who was telling the truth, Town
Chairman Frederick W. Palomba or
Town Committee Treasurer Adam
Callan, the authors of the two
"official" documents.
Town Chairman Palomba’s report
shows a deficit In the g. o. p. cam
t • -
(Continued on Page 4.)
Bridgeport, Conn., Oct. 22.—(UP)
—Depressed over the attempt of her
15-year-old sister to commit suicide,
Evelyn Gardner, 19, drank poison
today and flung herself out of a sec
ond story factory window.
She was taken to St. Vincent’s
hospital and placed in the same
ward with her sister, Claire, who
yesterday swallowed poison because
of unsettled family conditions.
Attendants said both probably
would recover.
Several days ago an elder sister,
May, 23, estranged wife of Mickey
Carr, orchestra leader, went to New
York, leaving her baby In care of
her mother and sisters.
Claire, brooding over the deser
tion, tried to end her life and
Evelyn, while at work at the Style
craft Manufacturing company, was
seen by fellow workers to place
something In her mouth and then
leap from the window.
The fact she fell almost upright
saved her from possible fatal Injury.
New York, Oct. 22—(UP)—Paul
ino Uzcudun, veteran Spanish
heavyweight, was matched today for
a 19-round bout with Joe Louis,
sensational Detroit negro boxer.
Promoter Mike Jacobs announced
The bout will be staged early in
December either at Madison Square
Garden of the Bronx Coliseum. The
site and date will be determined de
finitely within the next 24 hours
I^ouls was signed for the match last
It was understood Paulino has
been given a guarantee of $30,000,
with a chance at a percentage of
the gate. Louis will work on a
percentage basis, receiving a largfer i
cut than the Basque wood chopper
Paulino, now at his home in San J
Sebastian, Spain, notified Jacobs by
cable that he had agreed to terms
snd signed contracts there—to be
forwarded by mall. He will start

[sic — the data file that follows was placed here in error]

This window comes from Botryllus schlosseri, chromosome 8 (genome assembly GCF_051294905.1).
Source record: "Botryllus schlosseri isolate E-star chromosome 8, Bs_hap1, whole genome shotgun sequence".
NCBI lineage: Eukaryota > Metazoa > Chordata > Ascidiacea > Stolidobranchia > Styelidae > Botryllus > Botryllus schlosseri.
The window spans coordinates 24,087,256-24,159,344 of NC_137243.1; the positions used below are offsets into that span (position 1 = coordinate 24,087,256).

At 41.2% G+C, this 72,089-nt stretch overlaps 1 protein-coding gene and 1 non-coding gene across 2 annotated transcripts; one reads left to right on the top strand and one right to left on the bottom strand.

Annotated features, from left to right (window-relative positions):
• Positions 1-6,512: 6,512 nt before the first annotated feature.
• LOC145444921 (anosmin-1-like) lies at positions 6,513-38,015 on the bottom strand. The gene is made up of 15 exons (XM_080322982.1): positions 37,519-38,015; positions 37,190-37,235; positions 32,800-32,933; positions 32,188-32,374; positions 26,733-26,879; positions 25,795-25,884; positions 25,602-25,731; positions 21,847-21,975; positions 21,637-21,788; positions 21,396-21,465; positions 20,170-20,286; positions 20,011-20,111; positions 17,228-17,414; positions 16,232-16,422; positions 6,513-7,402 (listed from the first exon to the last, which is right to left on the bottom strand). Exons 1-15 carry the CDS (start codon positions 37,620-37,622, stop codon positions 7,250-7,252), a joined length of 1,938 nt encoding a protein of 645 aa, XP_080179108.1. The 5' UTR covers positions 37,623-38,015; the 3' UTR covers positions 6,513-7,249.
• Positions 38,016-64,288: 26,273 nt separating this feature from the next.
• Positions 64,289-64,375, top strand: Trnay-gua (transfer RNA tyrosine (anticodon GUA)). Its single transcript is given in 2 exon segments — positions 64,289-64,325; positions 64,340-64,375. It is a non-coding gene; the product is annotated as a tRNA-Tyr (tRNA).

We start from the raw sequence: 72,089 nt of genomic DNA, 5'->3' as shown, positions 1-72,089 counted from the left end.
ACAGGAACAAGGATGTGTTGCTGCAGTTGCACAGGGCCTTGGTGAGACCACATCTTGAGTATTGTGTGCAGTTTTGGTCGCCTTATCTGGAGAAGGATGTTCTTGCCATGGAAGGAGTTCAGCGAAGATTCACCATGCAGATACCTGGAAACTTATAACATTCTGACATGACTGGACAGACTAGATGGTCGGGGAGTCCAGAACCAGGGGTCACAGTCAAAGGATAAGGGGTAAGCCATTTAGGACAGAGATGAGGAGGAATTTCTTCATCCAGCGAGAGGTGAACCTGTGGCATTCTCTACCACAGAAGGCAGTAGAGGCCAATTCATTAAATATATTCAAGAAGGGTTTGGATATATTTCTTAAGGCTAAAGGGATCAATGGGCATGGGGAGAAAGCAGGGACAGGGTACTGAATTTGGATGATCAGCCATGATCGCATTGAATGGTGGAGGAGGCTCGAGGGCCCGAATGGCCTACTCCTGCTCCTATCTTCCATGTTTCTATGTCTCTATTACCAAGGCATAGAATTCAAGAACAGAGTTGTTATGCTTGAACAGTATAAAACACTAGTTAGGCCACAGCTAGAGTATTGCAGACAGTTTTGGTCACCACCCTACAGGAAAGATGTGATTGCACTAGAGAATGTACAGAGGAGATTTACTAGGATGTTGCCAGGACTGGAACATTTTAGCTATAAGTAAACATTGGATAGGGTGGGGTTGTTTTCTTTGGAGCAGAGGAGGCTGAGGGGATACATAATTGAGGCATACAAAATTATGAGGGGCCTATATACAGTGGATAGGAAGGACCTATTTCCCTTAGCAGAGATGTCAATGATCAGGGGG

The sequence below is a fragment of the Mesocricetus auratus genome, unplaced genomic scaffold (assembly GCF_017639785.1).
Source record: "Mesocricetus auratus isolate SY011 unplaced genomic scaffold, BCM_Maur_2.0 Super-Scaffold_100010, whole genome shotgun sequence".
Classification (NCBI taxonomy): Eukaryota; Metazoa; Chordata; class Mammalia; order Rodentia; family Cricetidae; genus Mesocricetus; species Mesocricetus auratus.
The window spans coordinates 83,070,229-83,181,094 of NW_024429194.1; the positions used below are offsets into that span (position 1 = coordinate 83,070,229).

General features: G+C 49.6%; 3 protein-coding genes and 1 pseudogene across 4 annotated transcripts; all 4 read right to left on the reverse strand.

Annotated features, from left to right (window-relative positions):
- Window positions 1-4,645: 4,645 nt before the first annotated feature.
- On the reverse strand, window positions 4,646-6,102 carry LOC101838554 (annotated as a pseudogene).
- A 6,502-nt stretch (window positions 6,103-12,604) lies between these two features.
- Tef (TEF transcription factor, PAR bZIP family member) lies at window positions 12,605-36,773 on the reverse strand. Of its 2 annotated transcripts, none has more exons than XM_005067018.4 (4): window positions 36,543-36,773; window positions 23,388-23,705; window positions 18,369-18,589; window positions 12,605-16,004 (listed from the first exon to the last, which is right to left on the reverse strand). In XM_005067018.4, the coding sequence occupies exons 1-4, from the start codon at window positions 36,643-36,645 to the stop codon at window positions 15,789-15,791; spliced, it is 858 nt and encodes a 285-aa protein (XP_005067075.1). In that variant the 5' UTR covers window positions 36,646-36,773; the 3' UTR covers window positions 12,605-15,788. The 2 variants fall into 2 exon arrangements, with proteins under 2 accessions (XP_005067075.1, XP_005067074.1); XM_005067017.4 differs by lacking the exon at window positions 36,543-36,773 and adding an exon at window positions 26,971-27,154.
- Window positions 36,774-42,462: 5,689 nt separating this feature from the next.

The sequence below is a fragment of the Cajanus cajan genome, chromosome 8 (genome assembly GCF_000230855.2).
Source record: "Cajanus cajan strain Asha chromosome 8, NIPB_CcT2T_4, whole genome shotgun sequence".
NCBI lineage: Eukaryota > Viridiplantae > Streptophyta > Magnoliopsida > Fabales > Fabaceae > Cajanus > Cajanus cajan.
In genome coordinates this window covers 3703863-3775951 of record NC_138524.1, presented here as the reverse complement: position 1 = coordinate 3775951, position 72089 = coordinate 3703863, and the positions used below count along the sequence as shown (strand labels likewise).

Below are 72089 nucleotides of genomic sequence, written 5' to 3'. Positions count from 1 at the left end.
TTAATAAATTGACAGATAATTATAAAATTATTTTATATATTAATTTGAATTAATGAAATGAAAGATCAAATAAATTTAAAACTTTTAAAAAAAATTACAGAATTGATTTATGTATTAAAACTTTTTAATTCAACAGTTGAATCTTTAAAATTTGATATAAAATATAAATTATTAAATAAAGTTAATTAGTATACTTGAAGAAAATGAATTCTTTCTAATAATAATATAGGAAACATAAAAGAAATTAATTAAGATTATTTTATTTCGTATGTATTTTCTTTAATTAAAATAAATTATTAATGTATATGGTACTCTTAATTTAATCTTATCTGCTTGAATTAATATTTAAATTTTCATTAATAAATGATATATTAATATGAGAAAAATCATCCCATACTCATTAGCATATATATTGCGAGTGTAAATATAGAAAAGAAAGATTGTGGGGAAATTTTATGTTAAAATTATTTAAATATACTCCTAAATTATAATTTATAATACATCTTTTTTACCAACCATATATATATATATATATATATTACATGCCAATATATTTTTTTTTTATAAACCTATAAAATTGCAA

training Immediately and sail for
New York next-month.
Boston, Oct, 22—(UP)—A U. 8.
u my plane, on a weather recording
light, was forced down near Pitch
jurg today shortly after It had
seen teported missing, According to
vrr- airport officials at East Bos
Two army, flyers were aboard.
First reports said neither was In
Contingency Tax on Late
R. W. Hampson Estate
Is Question Involved
Judge Newell Jennings reserved
decision on the appeal of the state
tax commissioner from a ruling In
probate court dealing with a con
tingency tax upon the estate of the
late Robert W. Hampson, former
member of the firm of Hampson,
Mlntle & Abbott, following a hear
ing In superior court today.
The tax commissioner’s office as
sessed a contingency tax of $3,600
against the estate but Judge Den
nis J. Slavln ordered $1,600 paid and
the balance postponed until it was
decided whether the contingencies
described in the will would mater
ialize. It was from this ruling that
the tax commissioner appealed.
Assistant Tax Commissianer Far
well Knapp of Hartford represented
the tax commissioner’s office. At
torney Thomas F. Moore appeared
for the Citizens & Manufacturers
National Bank, executor of the
Hampson estate. The estate when
Inventoried showed a value of ap
proximately $135,000.
Washington, October 22 — (UP)
— Administration officials today
slashed the November 1 goal of
their $4,003,000,000 work-relief pro
gram from 3,500,000 to 2,030,000
A total of 1.31,733 needy now are
working, leaving 690,267 to be em
ployed within 10 days if the new
nhlopMvo t.n a.nh4f»v*»ri
Officials pointed optimistically to
two developments In expressing
sonfidence they would push the pro
gram to the 2,000,000-job mark by
the end of this month.
They said action of Comptroller
Qcneral John R. McCarl in releasing ;
>82,365,027 for work projects within '
the last 24 hours had broken the
'bottleneck" hampering the drive.
They added that the program
would receive new Impetus Thurs
iay with the return on President '
Roosevelt, Works Progress Adminis
trator Harry L. Hopkins and Public
Works Administrator Harold L. ,
[ekes from a three-week fishing
Troy, N. Y„ Oct. 22 - (U.P.) —
iviatrix Ruth Nichols held ground
o-day against critical injuries suf
ered In the crash of a 20-passenger
.lrplane yesterday. Four of the
ilane’s crew were honeymooning
lespite painful burns, but Miss
Ilchols' pilot, Harry Hublltz, was
Hublltz died last night of bums
nd shock. A few hours after two
tewardesses of his ship married his
wo mechanics. Miss Nichols, “rest*
ig comfortably" but in critical con
ltlon with fractures of a wrist and
n ankle, a broken nose and serious (
urns, was not told of his death.
Rome Hears Report To
That Effect—Big Chief
Of Ethiopia Wounded
Forces of Ethiopia Faced
Somaliland Natives in
Fight to Death
(Copyright, 1935, by United Press)
Dagnerei, Ethiopia, Oct. 22.—(UP)
—I saw one of the sharpest, most